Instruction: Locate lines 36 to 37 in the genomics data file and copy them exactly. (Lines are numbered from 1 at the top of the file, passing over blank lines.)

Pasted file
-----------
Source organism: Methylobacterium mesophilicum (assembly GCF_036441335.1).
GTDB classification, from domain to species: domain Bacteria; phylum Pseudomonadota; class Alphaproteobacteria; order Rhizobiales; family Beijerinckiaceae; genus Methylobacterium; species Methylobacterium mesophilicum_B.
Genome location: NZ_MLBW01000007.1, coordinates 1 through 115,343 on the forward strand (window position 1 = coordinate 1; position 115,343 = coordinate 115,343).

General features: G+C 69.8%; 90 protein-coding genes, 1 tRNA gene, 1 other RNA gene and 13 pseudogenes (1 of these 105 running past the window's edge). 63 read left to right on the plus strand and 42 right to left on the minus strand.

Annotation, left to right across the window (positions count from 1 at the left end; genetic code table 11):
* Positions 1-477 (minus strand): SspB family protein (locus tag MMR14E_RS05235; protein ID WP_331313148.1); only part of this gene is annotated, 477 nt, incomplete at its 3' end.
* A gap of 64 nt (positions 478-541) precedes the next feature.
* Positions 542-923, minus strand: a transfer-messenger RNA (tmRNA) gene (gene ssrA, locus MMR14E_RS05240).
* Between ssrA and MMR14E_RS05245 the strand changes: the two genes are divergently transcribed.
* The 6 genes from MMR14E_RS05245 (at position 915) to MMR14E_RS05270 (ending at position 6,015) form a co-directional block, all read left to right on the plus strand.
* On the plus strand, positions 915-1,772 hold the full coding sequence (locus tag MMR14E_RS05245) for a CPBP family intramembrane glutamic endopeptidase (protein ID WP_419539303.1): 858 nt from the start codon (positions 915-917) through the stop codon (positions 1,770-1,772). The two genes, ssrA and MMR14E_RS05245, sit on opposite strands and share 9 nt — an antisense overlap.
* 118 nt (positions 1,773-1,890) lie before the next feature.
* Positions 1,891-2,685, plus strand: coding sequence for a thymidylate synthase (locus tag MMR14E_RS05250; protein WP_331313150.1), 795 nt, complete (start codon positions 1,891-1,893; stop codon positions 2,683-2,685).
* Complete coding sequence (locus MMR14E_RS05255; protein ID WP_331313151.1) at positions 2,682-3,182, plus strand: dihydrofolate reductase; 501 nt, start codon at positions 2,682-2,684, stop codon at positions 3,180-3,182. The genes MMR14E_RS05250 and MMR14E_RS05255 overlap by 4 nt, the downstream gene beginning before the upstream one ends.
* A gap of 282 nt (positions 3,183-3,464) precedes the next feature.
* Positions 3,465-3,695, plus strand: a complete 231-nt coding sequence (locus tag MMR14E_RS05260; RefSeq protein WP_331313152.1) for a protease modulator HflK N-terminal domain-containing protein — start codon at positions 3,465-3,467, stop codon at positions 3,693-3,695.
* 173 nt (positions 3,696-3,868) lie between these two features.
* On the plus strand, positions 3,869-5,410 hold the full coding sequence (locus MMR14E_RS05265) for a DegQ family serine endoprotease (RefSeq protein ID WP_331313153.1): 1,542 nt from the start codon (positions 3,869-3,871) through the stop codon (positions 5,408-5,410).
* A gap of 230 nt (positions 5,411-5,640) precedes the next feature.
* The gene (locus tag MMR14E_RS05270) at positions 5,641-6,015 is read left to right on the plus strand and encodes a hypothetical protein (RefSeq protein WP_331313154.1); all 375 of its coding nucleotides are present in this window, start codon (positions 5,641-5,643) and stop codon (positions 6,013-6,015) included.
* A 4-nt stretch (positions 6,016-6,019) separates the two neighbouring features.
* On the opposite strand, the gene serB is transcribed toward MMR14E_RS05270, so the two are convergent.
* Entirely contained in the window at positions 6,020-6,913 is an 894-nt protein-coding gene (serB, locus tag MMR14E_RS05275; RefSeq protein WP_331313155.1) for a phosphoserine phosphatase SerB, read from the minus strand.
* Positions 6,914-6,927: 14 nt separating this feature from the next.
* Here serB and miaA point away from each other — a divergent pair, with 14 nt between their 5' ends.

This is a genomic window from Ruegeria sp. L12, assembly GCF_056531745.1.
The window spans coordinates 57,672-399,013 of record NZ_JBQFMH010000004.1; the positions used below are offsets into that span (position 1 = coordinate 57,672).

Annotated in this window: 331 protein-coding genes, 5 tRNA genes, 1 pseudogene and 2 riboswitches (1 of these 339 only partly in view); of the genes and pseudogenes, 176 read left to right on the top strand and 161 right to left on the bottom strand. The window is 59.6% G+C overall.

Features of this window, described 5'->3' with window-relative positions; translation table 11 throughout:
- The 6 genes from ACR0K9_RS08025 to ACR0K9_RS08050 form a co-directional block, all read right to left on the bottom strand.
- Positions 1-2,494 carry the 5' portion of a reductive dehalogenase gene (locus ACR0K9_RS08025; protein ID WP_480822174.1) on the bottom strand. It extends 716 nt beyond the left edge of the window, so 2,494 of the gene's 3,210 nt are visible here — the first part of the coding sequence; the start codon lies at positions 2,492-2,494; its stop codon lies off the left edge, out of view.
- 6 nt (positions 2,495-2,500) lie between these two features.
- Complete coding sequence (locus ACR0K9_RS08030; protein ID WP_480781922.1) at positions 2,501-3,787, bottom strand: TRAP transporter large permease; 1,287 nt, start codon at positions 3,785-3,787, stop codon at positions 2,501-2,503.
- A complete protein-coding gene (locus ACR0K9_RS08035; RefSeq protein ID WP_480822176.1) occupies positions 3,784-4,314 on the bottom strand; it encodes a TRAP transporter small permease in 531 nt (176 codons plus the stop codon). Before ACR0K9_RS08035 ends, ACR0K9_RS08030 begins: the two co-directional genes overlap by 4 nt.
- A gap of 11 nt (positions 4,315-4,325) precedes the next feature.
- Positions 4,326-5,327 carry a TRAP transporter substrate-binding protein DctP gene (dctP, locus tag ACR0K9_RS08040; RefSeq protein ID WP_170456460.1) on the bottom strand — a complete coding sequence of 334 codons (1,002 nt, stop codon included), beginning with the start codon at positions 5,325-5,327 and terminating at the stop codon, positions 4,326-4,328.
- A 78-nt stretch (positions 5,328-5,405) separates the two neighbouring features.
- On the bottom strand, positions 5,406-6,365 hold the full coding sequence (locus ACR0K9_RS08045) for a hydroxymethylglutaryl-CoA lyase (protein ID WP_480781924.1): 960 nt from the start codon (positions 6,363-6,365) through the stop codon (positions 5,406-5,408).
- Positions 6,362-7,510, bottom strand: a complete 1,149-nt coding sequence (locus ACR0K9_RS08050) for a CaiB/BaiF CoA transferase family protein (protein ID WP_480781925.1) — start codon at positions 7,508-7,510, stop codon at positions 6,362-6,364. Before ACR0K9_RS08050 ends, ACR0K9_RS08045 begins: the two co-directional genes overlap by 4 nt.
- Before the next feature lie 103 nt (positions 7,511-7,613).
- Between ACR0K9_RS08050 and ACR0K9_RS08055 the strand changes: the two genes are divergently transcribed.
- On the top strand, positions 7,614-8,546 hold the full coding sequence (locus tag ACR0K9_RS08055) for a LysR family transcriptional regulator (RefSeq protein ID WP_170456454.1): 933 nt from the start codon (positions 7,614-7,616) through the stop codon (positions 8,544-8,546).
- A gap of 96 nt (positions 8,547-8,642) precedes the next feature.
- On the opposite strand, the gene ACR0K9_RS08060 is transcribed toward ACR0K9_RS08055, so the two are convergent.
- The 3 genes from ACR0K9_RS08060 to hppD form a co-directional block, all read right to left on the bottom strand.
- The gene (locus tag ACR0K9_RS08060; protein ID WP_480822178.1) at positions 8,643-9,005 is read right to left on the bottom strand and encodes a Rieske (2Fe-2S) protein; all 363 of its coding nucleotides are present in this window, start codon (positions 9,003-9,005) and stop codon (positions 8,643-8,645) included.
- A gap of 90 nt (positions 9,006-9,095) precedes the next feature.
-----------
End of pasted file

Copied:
- Positions 4,326-5,327 carry a TRAP transporter substrate-binding protein DctP gene (dctP, locus tag ACR0K9_RS08040; RefSeq protein ID WP_170456460.1) on the bottom strand — a complete coding sequence of 334 codons (1,002 nt, stop codon included), beginning with the start codon at positions 5,325-5,327 and terminating at the stop codon, positions 4,326-4,328.
- A 78-nt stretch (positions 5,328-5,405) separates the two neighbouring features.